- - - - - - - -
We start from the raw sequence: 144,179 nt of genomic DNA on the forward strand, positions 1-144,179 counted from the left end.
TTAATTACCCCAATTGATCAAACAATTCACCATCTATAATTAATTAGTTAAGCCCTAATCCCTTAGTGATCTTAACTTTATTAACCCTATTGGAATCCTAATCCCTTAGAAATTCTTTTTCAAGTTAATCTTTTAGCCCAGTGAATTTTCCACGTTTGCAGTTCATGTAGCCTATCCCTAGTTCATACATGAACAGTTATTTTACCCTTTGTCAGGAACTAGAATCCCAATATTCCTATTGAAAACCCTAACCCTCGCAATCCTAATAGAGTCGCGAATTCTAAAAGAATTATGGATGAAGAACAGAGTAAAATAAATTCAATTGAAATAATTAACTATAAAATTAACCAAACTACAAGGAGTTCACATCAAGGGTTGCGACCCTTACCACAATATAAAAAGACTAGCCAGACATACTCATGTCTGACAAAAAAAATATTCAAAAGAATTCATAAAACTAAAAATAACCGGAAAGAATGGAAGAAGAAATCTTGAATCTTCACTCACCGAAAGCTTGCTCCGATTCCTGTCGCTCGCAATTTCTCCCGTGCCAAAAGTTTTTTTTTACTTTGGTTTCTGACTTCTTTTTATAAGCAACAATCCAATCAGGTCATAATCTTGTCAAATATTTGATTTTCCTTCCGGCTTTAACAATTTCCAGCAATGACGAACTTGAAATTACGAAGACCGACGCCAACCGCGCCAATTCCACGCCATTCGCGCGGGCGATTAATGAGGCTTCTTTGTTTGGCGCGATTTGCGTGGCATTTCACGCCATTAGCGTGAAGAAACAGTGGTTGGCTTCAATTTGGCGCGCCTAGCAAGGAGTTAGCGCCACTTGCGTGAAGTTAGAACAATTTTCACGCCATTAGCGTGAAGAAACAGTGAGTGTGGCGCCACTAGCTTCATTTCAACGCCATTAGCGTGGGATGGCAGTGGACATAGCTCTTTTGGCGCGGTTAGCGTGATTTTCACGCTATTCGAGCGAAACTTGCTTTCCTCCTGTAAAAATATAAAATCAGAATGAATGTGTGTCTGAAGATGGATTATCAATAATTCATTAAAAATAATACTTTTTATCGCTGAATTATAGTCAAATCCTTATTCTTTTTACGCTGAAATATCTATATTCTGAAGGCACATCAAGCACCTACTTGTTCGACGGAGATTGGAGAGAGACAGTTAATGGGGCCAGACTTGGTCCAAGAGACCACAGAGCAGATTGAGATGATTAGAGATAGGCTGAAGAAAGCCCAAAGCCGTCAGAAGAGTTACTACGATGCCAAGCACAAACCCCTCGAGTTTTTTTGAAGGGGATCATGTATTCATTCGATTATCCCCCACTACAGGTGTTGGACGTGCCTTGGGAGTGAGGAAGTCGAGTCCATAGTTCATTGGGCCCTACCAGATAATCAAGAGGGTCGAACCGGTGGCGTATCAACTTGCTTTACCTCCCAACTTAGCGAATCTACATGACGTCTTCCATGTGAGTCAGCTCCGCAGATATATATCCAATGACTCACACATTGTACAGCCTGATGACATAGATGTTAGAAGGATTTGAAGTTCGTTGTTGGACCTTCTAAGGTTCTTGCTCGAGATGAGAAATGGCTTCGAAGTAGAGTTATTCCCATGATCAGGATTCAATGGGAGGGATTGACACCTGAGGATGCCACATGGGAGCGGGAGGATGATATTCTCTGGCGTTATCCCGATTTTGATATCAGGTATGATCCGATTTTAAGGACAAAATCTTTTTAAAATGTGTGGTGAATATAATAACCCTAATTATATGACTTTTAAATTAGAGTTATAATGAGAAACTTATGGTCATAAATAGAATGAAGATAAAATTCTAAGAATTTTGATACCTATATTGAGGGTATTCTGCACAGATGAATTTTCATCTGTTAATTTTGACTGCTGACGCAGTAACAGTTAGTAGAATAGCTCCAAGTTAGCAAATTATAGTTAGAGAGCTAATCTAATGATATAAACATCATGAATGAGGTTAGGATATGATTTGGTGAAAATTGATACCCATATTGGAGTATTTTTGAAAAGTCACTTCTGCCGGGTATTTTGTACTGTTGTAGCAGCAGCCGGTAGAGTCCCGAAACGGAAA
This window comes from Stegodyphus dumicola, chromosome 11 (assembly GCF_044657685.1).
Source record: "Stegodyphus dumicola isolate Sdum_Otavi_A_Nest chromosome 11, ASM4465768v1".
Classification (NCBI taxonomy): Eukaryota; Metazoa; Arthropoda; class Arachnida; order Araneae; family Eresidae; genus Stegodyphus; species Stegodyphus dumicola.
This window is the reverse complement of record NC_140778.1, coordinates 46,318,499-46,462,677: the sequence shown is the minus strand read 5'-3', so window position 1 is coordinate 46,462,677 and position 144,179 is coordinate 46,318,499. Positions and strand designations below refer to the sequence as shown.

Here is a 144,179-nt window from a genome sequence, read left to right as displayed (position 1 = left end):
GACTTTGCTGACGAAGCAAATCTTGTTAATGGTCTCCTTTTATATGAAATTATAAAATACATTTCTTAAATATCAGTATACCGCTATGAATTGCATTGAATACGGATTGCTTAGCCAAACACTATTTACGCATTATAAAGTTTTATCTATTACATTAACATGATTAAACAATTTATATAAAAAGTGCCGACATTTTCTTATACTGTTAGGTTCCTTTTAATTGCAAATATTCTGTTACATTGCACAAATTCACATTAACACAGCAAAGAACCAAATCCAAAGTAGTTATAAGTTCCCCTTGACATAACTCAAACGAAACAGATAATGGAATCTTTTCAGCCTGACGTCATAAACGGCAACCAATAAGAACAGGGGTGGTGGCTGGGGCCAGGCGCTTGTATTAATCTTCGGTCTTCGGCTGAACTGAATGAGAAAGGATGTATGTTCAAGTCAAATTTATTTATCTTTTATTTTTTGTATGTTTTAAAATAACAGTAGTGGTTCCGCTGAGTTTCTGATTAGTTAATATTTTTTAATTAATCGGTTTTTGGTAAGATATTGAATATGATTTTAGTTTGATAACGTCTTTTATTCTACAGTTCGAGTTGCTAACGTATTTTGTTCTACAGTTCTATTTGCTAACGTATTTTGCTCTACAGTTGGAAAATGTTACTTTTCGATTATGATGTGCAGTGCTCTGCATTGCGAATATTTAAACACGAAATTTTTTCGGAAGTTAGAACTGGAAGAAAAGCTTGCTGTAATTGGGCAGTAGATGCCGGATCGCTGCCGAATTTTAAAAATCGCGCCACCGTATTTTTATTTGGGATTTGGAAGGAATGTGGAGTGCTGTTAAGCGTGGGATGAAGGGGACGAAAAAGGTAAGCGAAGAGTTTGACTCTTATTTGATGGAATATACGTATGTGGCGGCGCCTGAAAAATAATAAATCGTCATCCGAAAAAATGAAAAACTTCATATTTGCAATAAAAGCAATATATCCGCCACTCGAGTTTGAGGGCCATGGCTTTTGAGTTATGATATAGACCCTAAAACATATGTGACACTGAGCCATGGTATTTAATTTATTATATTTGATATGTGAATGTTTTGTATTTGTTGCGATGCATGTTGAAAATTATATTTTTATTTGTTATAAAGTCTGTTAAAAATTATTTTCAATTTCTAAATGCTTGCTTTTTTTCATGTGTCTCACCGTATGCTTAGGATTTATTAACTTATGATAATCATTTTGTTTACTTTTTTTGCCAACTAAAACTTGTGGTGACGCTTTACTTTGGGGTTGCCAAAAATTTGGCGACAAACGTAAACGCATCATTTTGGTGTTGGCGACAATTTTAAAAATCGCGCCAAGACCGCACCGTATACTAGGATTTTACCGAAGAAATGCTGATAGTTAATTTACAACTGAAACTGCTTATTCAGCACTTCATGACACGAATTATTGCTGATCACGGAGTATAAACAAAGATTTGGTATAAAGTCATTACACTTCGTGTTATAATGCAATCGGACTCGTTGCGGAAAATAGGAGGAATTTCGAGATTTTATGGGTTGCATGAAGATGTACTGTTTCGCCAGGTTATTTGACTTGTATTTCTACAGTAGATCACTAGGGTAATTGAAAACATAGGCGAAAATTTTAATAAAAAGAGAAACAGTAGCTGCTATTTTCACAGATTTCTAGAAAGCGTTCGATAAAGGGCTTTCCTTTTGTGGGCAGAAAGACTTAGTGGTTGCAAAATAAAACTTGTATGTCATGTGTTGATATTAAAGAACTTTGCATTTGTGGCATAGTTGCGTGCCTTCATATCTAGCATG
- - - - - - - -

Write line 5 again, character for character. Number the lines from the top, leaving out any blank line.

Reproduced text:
Classification (NCBI taxonomy): Eukaryota; Metazoa; Arthropoda; class Arachnida; order Araneae; family Eresidae; genus Stegodyphus; species Stegodyphus dumicola.